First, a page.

Tag Archive for: Anagen Phase

Does Stress Cause Hair Loss?

“I was so stressed I was losing my hair.” 

“All these bills have me pulling out my hair.” 

“This new job has my hair falling out.”

People often joke around about how stress causes hair loss, but for many people, it’s no laughing matter. Stress can cause you to lose hair. And when you’re trying to keep as much hair on your head as possible, managing stress becomes a top priority. 

Stress: The Good and the Bad

When you feel your heart rate rise because you’re running late or you start to sweat during a work presentation, what you’re feeling is stress. This emotional and physical tension is part of the body’s natural response to potentially dangerous or new situations. 

Known as the body’s stress response or the “fight-or-flight” response, stress can be positive. This emotion keeps you alert and driven, pushing the body to work harder and think faster. Stress works well for short periods, giving you enough energy to power through a challenging event. Long-term (chronic) stress, however, compromises your well-being – and may cause you to lose your hair. (01)

The Physiological and Psychological Effects of Chronic Stress

The stress response comes from your body’s autonomic nervous system, the same system responsible for your heart rate, vision changes, blood pressure, and breathing. 

During a stressful situation, you may experience the following: 

  • Increased heart rate
  • High blood pressure
  • Faster breathing
  • Sweating
  • Tremors

With chronic stress, you can see these additional symptoms: 

  • Headache
  • Muscle tension or pain
  • Chest pain
  • Restlessness
  • Insomnia
  • Fatigue
  • Stomach upset

Chronic stress can lead to health problems like high blood pressure, skin conditions, obesity, and heart disease. (01)

Why Stress Causes Hair Loss

To understand why stress causes hair loss, you first need to know the basics of hair growth. Hair grows in a cyclical pattern, with new hair growth to replace older hair once it falls out. Every healthy strand of hair typically grows in three primary stages: 

  • Anagen Phase
  • Catagen Phase
  • Telogen Phase

Anagen Phase 

The anagen phase is also known as the “Growth Phase.” During this phase, a strand of hair grows from the hair follicle. As it grows, sebaceous glands condition and lubricates the hair. Hair grows at an average rate of six inches a year for most people. At any given time, about 80% of hair is in the anagen phase. This phase of rapid growth usually lasts about 2 to 8 years.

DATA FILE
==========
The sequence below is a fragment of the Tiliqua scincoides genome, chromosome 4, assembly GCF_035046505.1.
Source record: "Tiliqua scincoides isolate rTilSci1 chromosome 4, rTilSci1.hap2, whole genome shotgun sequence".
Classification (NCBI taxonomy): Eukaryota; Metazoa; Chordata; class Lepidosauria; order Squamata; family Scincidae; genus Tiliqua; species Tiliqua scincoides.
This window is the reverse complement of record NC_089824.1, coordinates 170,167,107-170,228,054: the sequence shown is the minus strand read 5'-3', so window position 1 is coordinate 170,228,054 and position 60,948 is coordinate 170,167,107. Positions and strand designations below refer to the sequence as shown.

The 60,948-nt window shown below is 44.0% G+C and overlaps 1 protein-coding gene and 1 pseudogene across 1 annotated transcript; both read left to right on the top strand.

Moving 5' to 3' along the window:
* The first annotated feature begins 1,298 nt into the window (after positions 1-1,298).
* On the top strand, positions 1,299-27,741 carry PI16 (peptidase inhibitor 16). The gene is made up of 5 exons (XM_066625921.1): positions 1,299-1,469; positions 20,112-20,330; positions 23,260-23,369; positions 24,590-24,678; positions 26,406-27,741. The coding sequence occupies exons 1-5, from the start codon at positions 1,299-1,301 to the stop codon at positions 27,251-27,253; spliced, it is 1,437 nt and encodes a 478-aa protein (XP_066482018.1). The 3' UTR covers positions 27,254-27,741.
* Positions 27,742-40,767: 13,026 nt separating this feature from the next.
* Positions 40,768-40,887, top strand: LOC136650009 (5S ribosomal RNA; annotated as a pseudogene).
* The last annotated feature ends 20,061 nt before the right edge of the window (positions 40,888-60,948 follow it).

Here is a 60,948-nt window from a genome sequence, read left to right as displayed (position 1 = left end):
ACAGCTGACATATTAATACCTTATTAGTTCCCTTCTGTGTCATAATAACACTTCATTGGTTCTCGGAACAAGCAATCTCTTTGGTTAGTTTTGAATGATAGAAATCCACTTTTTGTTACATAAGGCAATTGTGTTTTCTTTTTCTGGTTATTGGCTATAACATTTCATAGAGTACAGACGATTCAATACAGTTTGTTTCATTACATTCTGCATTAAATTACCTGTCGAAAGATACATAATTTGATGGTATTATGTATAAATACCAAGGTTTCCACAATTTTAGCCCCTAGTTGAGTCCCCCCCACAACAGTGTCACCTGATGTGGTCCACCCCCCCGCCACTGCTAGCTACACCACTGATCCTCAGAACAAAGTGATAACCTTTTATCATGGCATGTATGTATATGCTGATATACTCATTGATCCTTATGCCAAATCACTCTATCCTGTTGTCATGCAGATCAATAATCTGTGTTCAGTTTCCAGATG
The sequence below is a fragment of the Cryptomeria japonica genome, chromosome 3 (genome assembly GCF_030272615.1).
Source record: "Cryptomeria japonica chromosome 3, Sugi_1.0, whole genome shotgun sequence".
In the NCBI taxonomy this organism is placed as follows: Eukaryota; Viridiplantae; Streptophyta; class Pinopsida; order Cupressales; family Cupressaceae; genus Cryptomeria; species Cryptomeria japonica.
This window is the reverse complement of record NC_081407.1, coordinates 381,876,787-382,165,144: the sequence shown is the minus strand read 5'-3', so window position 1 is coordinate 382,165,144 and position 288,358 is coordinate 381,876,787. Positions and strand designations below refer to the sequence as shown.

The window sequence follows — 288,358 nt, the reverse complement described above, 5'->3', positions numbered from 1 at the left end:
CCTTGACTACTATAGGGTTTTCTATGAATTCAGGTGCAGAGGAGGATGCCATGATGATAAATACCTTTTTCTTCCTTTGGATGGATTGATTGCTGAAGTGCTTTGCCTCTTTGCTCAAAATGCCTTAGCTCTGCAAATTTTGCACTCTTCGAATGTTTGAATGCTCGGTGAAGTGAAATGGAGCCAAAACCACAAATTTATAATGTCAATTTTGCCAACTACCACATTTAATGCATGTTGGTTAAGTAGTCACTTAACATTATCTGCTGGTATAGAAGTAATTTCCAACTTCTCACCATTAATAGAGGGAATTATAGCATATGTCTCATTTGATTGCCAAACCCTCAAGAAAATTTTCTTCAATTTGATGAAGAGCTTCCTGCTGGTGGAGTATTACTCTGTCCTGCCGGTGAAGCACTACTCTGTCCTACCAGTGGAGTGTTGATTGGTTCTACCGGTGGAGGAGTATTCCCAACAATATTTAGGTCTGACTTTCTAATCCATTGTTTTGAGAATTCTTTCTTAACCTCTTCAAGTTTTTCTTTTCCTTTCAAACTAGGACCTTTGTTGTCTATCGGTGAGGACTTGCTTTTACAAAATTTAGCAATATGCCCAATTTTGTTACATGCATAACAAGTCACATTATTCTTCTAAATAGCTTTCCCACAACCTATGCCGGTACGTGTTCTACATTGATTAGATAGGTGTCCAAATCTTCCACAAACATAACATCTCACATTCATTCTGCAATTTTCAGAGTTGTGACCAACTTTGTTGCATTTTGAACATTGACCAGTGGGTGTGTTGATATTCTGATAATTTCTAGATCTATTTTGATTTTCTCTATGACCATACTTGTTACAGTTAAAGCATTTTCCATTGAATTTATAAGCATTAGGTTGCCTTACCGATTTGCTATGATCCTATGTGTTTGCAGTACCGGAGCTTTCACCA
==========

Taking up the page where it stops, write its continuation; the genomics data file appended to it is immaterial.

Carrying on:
Catagen Phase 

Unlike the anagen phase, the catagen phase lasts only briefly. The catagen phase lasts about ten days, though some people may have hair that remains in the catagen phase for up to 4 weeks. This phase accounts for about 1 to 2 percent of a person’s hair. It is at this point that growth stops, and the hair follicle shuts down to rest. (02

Telogen Phase

Hair falls out of the follicle during the telogen phase. The telogen phase is aptly named the “resting phase” because the hair follicle shuts down for a short rest. During this phase, the follicles no longer supply nutrients, which causes the air to fall out. 

The hair that’s lost is usually hairs that are at the very tail end of the telogen phase, called the exogen phase. Approximately 15% of hair is in the telogen phase at any given time. The scalp sheds an average of 100 hairs a day. With about 100,000 hair follicles on the scalp, the daily loss of 100 hairs is negligible. (03)

Hair Loss and Stress 

Hair growth is determined by the stem cells within the follicles. Chronic stress affects the adrenal glands. A recent study published in the journal Nature– with support from the NIH’s National Institute of Arthritis and Musculoskeletal and Skin Diseases (NIAMS), showed how the hormone corticosterone is impacted by the adrenal glands, which respond to stress. (04

Stress increases corticosterone levels. Corticosterone prevents the stem cells within hair follicles from activating hair growth. Instead, hair follicles remain in an extended resting phase – in the telogen phase. 

Telogen Effluvium

Telogen effluvium is the primary condition responsible for hair loss during stress. Stress can cause a greater than usual amount of hair to suddenly shift to the telogen phase all at once. During telogen effluvium, many strands stop growing, and hair follicles become dormant. Fortunately, hair typically regrows within 6 to 9 months. (05)

Signs of Telogen Effluvium 

With telogen effluvium, hair loss is often abrupt. However, hair loss may begin only a few months after experiencing significant stress. Hair follicles prematurely enter the telogen phase, and the follicles may take up to 3 months to start regrowing hair. 

Unlike other hair conditions, like alopecia areata, the hair loss pattern typically experienced by individuals with telogen effluvium is diffuse hair loss. In other diagnoses like female pattern hair loss or alopecia areata, hair falls off in a patchy pattern, or they may experience a widening of the hair part. In telogen effluvium, hair loss occurs throughout the head resulting in an overall thinning rather than bald spots. (05)